Friday 3 January 2014

Antibodies in 10-year old UAE camel sera suggestive, but not evidentiary, of the presence of MERS-CoV a decade ago

Click on image to enlarge. 
I've cobbled together a graphic of the assays
that have come from Prof Christian Drosten group and
colleagues, mostly for the detection and
confirmation of MERS-CoV in human samples.
632 of 651 (97.1%) dromedary camel serum samples collected in 2003 and 2013 in the United Arab Emirates (UAE) have been found to react with Middle East respiratory syndrome coronavirus (MERS-CoV) or key pieces thereof.

Meyer and colleagues from the Netherlands, Germany and the UAE also tested 16 control samples from German zoo camels but none reacted to MERS-CoV in their testing system. This indicates that the camels have not been infected by the MERS-CoV (or something very much like it) leading the authors to suggest that the virus is relatively isolated to Arabian peninsula's eastern far as we know from the testing performed to date. 

This is a potentially huge piece of good news because it suggests, to me at least, that there is a very strong chance that the spread of MERS-CoV can be contained. It will however, take a collaborative effort to "stamp out" MERS-CoV the same way SARS-CoV was stopped in its tracks (to partly quote Mike Coston) through effective infection prevention and control measures being created, implemented and enforced. 

In the absence of further testing from other regions around the world, we hold information in our hands that suggests a region-specific isolation to the MERS-CoV. And we know that right now it does not seem to be very good at all at transmitting from human-to-human. Perhaps reflecting that it is currently a camel virus and not a human one? Of course, it may never evolve into a human virus.

From what we do know today of the MERS-CoV, stamping out human infections may involve some of the following steps:

  • Being aware of the risk of contact between humans and camels and seeking to limit such contact if it could occur in the absence of suitable precautions including personal protective equipment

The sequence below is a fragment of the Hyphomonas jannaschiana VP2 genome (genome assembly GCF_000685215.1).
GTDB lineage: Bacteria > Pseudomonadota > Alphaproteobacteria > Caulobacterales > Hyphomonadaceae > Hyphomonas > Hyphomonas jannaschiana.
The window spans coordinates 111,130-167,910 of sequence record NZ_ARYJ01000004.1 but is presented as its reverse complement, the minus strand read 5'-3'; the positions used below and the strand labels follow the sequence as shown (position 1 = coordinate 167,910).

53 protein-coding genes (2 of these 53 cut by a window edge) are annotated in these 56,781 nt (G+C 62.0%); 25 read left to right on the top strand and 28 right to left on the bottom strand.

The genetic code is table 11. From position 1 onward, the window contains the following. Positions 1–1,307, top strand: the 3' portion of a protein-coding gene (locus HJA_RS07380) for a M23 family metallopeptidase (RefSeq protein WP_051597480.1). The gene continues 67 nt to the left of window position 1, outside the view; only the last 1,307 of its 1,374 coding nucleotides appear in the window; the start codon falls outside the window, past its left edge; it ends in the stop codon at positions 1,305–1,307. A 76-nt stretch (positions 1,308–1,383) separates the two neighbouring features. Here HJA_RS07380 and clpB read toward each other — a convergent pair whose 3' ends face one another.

• Testing camels for active infection, which may not result in notable disease in camels, and isolating those camels from other camel herds to try and "burn out" infection in camels altogether. The horse racing industry might have some good advice in this department
  • Learning more about all aspects of MERS-CoV acquisition, spread and disease in camels and perhaps in other animals. This will be influenced by future screening projects results which will hopefully identify any other animals that also a close relative/immediate ancestor that is passed to camels and then humans, or perhaps directly to humans
  •  Implementing ways to break the chain of spread from a putative other animal host to camels to people. 

Hopefully such steps could be achieved without any long term impact to camel interaction in the region as they are an essential source of social, economic and dietary enrichment.

A recombinant MERS-CoV Spike immunofluorescent assay was used to screen samples for reactive antibodies. Vero cell s expressing a recombinant Spike protein from MERS-CoV or HCoV-OC43 (used to detect cross-reactive antibodies) were fixed and then incubated with diluted animal or control serum samples (1:20 - 1:80 at 37'C for 60-min). Captured antibody was labelled with an anti-llama antibody fragment labelled with a fluorescent tag (FITC). A MERS-CoV human protein microarray assay was used to confirm screening results (I've noted this assay previously here). Virus neutralization studies were also conducted using a method I've previously written about

Meyer's study also screened 182 camel's faecal samples collected in 2013 using broad-ranging CoV RT-PCRs which, upon nucleotide sequence confirmation, yielded 2 bovine coronavirus (BCoV) positives, but no MERS-CoV positives. We learn from this that recently stored faecal samples can yield CoV RNA that can also be sequenced.

It's also worth a quick hop back to looking at the bigger picture of animal testing for a moment. Succeeding in detecting MERS-CoV RNA among the relatively small numbers of samples tested to date is akin to finding the Arkenstone among Erebor's piles of gold (even if it looked easy in the movie). Sure, a decent number of different animal species have been tested so far, but only small numbers from each. And even though there is a high proportion of camels with MERS-CoV (or its antigenic kin) antibodies, we still have to strike it lucky enough to sample during what may well be an acute virus replication period lasting only days to a couple of weeks. So far, it looks like luck has been as slippery as a woodland elf on a riverbank. Larger numbers of each animal species, camels especially, should land a hit or two in the near future I'm betting.

There is still much testing to be done, but perhaps it's possible to shut the gate before the camels have truly bolted.

Hat-tip to Helen Branswell on Twitter and her article here.

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